Although the results of current conservative treatments for pancreatic leakage are good, more methods for reducing postoperative pancreatic leakage are expected.

Pancreatic excision and onset of diabetes mellitus

Kwon et al[26] found that the pancreatic resection volume (in milliliters) and resected volume ratio (in percentage) were associated with the onset of diabetes mellitus after distal pancreatectomy, especially in patients with a high pancreatic resected volume ratio (> 35.6%) in distal pancreatectomy. It is suggested to preserve as much normal pancreatic tissue as possible under the condition of ensuring a positive margin to reduce the risk of postoperative dysfunction. For patients diagnosed with severe impairment of pancreatic function before surgery, conventional pancreatectomy, which enables negative margins to be achieved more easily, should be considered.

Different types of enucleation

Enucleation has been gradually completed via laparotomy, laparoscopy, and robotic approaches, each of which has certain characteristics. For example, open enucleation is more suitable for tumors that are deep or posterior lesions and located to the right of the superior mesenteric vein[6]. Laparoscopic tumor enucleation is also feasible for the treatment of some SPN patients and has certain advantages[2,27]. Laparoscopic enucleation has a clear and magnifying optical field, which can make the resection more detailed and may be beneficial to the protection of the MPD[24]. Compared with open surgery, the robotic approach provides an alternative for SPNs in the head of the pancreas without increasing the incidence of clinically relevant pancreatic fistula or other major complications, and patients can obtain a favorable prognosis[28]. There are few reports on surgical procedures for enucleation in patients with SPNs, and some surgical details can be seen in these articles[6,24,28,29], including our previous one[7].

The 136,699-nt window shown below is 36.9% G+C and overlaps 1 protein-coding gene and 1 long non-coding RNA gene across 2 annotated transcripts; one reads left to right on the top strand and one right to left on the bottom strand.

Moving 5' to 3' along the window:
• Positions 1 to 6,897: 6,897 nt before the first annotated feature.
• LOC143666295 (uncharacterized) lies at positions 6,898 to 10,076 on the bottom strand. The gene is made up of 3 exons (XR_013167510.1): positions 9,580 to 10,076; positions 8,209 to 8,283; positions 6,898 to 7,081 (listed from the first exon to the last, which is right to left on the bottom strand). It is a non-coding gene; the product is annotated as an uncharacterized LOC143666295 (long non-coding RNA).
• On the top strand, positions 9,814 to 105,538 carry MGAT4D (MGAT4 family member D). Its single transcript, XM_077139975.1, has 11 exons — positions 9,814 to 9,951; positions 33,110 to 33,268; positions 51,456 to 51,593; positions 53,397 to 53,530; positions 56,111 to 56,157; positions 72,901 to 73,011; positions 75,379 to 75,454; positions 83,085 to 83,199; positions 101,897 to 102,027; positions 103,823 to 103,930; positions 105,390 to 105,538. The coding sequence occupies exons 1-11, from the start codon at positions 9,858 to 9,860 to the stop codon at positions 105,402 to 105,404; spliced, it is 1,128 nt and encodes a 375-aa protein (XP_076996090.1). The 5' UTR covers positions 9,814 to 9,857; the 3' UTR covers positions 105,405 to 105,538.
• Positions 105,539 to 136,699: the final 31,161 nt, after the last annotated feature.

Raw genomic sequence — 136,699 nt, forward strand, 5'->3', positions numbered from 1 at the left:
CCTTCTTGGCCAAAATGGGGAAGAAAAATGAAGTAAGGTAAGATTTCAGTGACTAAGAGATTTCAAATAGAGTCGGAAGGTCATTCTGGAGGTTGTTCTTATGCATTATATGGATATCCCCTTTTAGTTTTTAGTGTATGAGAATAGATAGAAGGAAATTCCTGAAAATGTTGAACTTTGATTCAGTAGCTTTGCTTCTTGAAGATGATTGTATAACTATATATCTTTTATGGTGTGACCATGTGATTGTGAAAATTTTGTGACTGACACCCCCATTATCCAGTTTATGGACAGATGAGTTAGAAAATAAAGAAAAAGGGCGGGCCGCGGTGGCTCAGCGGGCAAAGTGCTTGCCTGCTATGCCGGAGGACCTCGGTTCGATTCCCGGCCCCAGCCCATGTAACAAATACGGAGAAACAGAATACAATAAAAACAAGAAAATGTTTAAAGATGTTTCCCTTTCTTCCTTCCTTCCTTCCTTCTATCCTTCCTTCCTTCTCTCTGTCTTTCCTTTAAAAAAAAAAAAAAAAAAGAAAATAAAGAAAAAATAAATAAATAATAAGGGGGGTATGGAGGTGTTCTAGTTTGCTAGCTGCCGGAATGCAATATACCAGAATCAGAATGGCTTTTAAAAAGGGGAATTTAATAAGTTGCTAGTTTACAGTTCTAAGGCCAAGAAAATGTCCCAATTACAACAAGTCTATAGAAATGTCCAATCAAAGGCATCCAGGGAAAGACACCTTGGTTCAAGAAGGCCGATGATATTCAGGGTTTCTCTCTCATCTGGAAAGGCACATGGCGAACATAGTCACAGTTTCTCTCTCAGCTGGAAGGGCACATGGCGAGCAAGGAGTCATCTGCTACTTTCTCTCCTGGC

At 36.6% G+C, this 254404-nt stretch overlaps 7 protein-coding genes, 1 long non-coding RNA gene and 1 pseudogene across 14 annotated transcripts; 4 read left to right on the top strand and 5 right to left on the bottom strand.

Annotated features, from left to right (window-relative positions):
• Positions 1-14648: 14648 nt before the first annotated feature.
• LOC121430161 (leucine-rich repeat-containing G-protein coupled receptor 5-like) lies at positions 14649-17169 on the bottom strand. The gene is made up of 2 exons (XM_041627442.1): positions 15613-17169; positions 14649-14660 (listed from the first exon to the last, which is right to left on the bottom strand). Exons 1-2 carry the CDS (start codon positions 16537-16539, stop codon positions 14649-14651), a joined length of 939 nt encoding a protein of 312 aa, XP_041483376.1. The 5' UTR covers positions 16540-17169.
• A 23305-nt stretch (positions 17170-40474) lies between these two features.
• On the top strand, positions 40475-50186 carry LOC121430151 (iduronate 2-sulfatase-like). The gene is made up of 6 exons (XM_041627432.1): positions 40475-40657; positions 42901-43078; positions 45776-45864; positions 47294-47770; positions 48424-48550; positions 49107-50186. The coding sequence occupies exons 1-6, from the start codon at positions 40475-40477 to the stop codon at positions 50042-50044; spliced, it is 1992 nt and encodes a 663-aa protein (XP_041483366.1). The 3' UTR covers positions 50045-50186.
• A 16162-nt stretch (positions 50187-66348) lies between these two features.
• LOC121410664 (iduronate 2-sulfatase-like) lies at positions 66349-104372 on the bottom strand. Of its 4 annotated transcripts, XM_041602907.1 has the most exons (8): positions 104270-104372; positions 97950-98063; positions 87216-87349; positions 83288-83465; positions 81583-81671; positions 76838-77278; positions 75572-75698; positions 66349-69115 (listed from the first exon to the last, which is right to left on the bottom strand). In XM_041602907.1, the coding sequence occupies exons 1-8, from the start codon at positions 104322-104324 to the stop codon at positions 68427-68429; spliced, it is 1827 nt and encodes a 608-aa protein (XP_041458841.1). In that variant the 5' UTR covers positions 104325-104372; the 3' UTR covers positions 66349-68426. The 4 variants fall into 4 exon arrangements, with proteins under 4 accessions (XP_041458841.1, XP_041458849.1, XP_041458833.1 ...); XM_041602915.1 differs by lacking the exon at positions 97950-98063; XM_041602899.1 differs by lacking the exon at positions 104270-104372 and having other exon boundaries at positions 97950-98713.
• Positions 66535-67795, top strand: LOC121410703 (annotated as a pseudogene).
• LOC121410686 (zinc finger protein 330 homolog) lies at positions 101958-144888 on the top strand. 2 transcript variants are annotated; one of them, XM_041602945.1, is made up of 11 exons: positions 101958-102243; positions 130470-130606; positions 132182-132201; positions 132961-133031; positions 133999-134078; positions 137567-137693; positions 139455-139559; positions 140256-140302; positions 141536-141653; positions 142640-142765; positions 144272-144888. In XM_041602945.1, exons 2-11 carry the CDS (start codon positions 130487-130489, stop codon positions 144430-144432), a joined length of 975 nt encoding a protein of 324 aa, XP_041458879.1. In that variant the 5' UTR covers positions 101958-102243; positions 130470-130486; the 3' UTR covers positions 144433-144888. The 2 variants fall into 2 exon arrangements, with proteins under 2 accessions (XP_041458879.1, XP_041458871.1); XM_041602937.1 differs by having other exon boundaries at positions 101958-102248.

Surgical key points of enucleation

The main procedures for enucleation are summarized in Figure 2, and some keys to enucleation are described below. Some preoperative and intraoperative auxiliary examinations are closely related to the correct diagnosis and evaluation of the relationship between the tumor and the surrounding tissues, such as the MPD, common bile duct (CBD), and mesenteric vessels. Although the measurement is less precise, in patients with postoperative complications, computed tomography can be used to detect tumors close to the MPD, and a distance between the tumor and the MPD of less than 2-3 mm is a risk factor for postoperative pancreatic leakage[15]. Intraoperative ultrasound can be further used to evaluate the tumor and provide guidance for surgical resection. Importantly, multiple lesions may occur in patients with SPNs[7].

Figure 2
Figure 2 Main procedures of pancreatic enucleation. MPD: Main pancreatic duct; CBD: Common bile duct.

Correctly exposing the location of the tumor is critical for surgery because it can appear anywhere in the pancreas. In the process of enucleation, the tumor can be taped to expose the boundary between the tumor and normal tissue more clearly, which is conducive to the complete enucleation of the tumor and the preservation of normal pancreatic parenchyma[7]. Similarly, traction sutures are beneficial for enucleation of solid pancreatic tumors[6]. In the dissection of tumors from the surrounding normal pancreatic parenchyma, the use of monopolar cautery is more efficient than the use of an ultrasonic scalpel for fine dissection[6]. Parenchymal sutures and a tissue sealant can be used in patients whose hemostasis and pancreatostasis cannot be satisfactorily managed with bipolar cautery and ultrasound scalpel[7].

Pancreatic duct stents can be used in patients with a small distance between the tumor and the pancreatic duct to facilitate intraoperative identification of the location of the pancreatic duct and reduce the risk of accidental intraoperative injury to the pancreatic duct. If the mass is near the confluence region, a Foley catheter can be inserted into the CBD to avoid accidental injury during surgery[25]. The possibility of damaging the MPD can be reduced by preoperative endoscopic implantation of pancreatic duct stents as intraoperative guidance[6].